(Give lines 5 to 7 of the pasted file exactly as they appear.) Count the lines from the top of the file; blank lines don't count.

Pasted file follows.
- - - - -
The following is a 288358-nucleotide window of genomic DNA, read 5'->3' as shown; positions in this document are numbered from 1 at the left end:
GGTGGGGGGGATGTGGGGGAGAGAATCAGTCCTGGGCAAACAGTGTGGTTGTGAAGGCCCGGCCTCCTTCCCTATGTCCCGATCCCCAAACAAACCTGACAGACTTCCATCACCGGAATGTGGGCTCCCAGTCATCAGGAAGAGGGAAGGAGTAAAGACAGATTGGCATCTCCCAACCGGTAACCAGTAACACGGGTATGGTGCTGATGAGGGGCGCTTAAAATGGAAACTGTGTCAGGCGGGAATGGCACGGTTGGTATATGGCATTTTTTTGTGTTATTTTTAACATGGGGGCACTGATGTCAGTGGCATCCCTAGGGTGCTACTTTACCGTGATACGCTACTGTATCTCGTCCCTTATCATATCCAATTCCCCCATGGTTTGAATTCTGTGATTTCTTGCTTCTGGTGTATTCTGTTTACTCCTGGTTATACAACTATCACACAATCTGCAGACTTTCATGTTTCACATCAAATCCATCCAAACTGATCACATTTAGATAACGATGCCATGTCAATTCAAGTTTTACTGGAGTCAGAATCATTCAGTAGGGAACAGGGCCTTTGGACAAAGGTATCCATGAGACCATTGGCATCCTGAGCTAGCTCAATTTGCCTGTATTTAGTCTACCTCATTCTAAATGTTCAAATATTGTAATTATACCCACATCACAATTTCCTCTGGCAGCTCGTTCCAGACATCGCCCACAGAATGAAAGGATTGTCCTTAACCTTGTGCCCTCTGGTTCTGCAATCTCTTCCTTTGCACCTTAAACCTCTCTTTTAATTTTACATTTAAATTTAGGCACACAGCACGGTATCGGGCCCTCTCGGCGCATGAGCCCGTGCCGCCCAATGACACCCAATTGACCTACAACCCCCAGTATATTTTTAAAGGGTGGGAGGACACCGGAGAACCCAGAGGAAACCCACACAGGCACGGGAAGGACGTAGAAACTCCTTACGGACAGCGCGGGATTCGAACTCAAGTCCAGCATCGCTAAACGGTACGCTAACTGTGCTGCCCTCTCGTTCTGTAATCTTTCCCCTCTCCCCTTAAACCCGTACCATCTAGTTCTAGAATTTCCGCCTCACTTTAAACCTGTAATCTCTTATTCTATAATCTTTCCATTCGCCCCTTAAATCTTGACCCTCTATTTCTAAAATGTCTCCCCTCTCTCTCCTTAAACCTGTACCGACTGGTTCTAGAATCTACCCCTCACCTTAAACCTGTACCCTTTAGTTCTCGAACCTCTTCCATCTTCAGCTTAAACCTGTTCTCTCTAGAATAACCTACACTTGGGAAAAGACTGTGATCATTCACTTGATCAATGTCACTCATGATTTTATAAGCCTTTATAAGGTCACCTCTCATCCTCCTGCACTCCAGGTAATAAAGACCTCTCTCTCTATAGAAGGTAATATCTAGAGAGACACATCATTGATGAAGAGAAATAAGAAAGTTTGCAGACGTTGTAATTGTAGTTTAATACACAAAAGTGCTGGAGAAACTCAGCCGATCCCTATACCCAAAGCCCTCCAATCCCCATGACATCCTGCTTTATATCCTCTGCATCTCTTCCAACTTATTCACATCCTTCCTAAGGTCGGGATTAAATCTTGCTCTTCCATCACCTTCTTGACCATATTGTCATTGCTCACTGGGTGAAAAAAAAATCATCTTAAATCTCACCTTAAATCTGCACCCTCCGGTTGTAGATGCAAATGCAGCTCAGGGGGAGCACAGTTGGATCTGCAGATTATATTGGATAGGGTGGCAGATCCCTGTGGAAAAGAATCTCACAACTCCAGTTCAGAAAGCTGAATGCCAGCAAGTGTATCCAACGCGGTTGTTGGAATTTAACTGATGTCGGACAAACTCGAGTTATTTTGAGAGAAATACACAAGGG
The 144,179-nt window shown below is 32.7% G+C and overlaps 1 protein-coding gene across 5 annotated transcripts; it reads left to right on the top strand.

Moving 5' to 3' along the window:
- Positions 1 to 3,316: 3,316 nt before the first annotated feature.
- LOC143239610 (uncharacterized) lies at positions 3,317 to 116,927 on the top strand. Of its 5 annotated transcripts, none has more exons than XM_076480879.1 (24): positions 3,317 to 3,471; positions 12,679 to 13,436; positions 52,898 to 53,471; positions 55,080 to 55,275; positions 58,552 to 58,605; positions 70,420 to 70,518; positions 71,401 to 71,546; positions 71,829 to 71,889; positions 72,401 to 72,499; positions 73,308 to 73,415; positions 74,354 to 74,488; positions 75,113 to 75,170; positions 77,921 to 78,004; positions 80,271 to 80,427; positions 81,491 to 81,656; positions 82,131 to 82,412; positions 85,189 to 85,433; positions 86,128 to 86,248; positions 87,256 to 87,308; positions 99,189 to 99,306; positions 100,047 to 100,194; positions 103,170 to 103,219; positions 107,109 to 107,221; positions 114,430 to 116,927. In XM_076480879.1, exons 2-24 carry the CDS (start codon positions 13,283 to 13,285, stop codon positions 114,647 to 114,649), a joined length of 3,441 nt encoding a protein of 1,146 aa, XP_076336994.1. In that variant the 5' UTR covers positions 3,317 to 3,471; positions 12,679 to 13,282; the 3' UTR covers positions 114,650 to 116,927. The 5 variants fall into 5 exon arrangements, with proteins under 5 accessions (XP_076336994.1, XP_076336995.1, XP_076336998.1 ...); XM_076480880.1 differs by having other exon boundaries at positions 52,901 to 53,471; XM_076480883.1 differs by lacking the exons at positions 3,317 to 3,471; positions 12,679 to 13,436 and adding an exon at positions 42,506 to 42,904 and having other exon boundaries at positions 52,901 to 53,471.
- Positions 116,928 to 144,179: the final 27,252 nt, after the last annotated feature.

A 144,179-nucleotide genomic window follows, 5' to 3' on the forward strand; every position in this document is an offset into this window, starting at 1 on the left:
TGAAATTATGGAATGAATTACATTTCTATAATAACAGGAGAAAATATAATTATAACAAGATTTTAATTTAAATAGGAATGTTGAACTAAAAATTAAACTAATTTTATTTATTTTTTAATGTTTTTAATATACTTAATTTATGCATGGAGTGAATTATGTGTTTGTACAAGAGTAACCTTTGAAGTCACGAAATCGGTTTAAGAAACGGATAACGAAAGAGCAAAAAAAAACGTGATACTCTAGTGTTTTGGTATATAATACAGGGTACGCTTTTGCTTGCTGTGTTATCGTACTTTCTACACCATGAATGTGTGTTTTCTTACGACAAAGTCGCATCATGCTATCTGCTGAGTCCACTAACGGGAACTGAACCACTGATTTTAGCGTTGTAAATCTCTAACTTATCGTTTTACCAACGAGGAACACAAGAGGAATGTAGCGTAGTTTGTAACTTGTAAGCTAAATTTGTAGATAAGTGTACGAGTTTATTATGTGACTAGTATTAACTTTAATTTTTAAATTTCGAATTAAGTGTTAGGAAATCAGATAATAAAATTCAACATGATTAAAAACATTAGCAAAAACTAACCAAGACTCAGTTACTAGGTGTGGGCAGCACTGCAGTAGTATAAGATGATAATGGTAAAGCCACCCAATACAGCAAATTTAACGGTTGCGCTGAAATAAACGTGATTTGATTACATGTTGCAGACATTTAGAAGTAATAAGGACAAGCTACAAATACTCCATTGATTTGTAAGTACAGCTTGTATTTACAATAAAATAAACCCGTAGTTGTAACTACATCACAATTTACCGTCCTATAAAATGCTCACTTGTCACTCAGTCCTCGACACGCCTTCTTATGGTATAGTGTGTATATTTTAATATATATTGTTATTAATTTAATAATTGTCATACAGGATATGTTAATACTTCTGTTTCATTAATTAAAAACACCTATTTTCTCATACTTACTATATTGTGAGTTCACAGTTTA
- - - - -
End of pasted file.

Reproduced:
- Positions 1 to 3,316: 3,316 nt before the first annotated feature.
- LOC143239610 (uncharacterized) lies at positions 3,317 to 116,927 on the top strand. Of its 5 annotated transcripts, none has more exons than XM_076480879.1 (24): positions 3,317 to 3,471; positions 12,679 to 13,436; positions 52,898 to 53,471; positions 55,080 to 55,275; positions 58,552 to 58,605; positions 70,420 to 70,518; positions 71,401 to 71,546; positions 71,829 to 71,889; positions 72,401 to 72,499; positions 73,308 to 73,415; positions 74,354 to 74,488; positions 75,113 to 75,170; positions 77,921 to 78,004; positions 80,271 to 80,427; positions 81,491 to 81,656; positions 82,131 to 82,412; positions 85,189 to 85,433; positions 86,128 to 86,248; positions 87,256 to 87,308; positions 99,189 to 99,306; positions 100,047 to 100,194; positions 103,170 to 103,219; positions 107,109 to 107,221; positions 114,430 to 116,927. In XM_076480879.1, exons 2-24 carry the CDS (start codon positions 13,283 to 13,285, stop codon positions 114,647 to 114,649), a joined length of 3,441 nt encoding a protein of 1,146 aa, XP_076336994.1. In that variant the 5' UTR covers positions 3,317 to 3,471; positions 12,679 to 13,282; the 3' UTR covers positions 114,650 to 116,927. The 5 variants fall into 5 exon arrangements, with proteins under 5 accessions (XP_076336994.1, XP_076336995.1, XP_076336998.1 ...); XM_076480880.1 differs by having other exon boundaries at positions 52,901 to 53,471; XM_076480883.1 differs by lacking the exons at positions 3,317 to 3,471; positions 12,679 to 13,436 and adding an exon at positions 42,506 to 42,904 and having other exon boundaries at positions 52,901 to 53,471.
- Positions 116,928 to 144,179: the final 27,252 nt, after the last annotated feature.